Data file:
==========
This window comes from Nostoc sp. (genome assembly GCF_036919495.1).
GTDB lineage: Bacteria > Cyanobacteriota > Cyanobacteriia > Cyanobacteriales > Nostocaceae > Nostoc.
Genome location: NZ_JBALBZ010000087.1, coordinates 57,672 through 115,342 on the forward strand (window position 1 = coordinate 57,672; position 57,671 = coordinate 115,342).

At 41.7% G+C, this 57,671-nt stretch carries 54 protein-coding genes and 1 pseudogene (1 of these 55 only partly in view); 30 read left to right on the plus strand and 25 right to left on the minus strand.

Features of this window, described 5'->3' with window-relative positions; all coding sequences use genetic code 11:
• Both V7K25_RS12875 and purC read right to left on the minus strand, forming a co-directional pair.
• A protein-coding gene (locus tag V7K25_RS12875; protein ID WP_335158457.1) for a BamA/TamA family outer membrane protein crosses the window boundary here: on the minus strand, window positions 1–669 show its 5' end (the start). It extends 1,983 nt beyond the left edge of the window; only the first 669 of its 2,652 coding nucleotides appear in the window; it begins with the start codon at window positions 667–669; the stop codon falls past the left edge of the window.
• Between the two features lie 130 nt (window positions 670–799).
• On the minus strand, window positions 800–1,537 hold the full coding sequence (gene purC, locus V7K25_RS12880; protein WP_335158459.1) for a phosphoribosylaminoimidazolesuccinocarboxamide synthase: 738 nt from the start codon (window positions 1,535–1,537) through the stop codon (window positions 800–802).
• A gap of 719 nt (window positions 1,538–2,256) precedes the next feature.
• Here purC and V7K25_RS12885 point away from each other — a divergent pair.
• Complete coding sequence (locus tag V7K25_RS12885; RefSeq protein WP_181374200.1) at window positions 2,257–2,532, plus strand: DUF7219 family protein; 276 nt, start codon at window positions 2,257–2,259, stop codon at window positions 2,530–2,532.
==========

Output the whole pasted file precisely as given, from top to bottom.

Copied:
This window comes from Nostoc sp. (genome assembly GCF_036919495.1).
GTDB lineage: Bacteria > Cyanobacteriota > Cyanobacteriia > Cyanobacteriales > Nostocaceae > Nostoc.
Genome location: NZ_JBALBZ010000087.1, coordinates 57,672 through 115,342 on the forward strand (window position 1 = coordinate 57,672; position 57,671 = coordinate 115,342).

At 41.7% G+C, this 57,671-nt stretch carries 54 protein-coding genes and 1 pseudogene (1 of these 55 only partly in view); 30 read left to right on the plus strand and 25 right to left on the minus strand.

Features of this window, described 5'->3' with window-relative positions; all coding sequences use genetic code 11:
• Both V7K25_RS12875 and purC read right to left on the minus strand, forming a co-directional pair.
• A protein-coding gene (locus tag V7K25_RS12875; protein ID WP_335158457.1) for a BamA/TamA family outer membrane protein crosses the window boundary here: on the minus strand, window positions 1–669 show its 5' end (the start). It extends 1,983 nt beyond the left edge of the window; only the first 669 of its 2,652 coding nucleotides appear in the window; it begins with the start codon at window positions 667–669; the stop codon falls past the left edge of the window.
• Between the two features lie 130 nt (window positions 670–799).
• On the minus strand, window positions 800–1,537 hold the full coding sequence (gene purC, locus V7K25_RS12880; protein WP_335158459.1) for a phosphoribosylaminoimidazolesuccinocarboxamide synthase: 738 nt from the start codon (window positions 1,535–1,537) through the stop codon (window positions 800–802).
• A gap of 719 nt (window positions 1,538–2,256) precedes the next feature.
• Here purC and V7K25_RS12885 point away from each other — a divergent pair.
• Complete coding sequence (locus tag V7K25_RS12885; RefSeq protein WP_181374200.1) at window positions 2,257–2,532, plus strand: DUF7219 family protein; 276 nt, start codon at window positions 2,257–2,259, stop codon at window positions 2,530–2,532.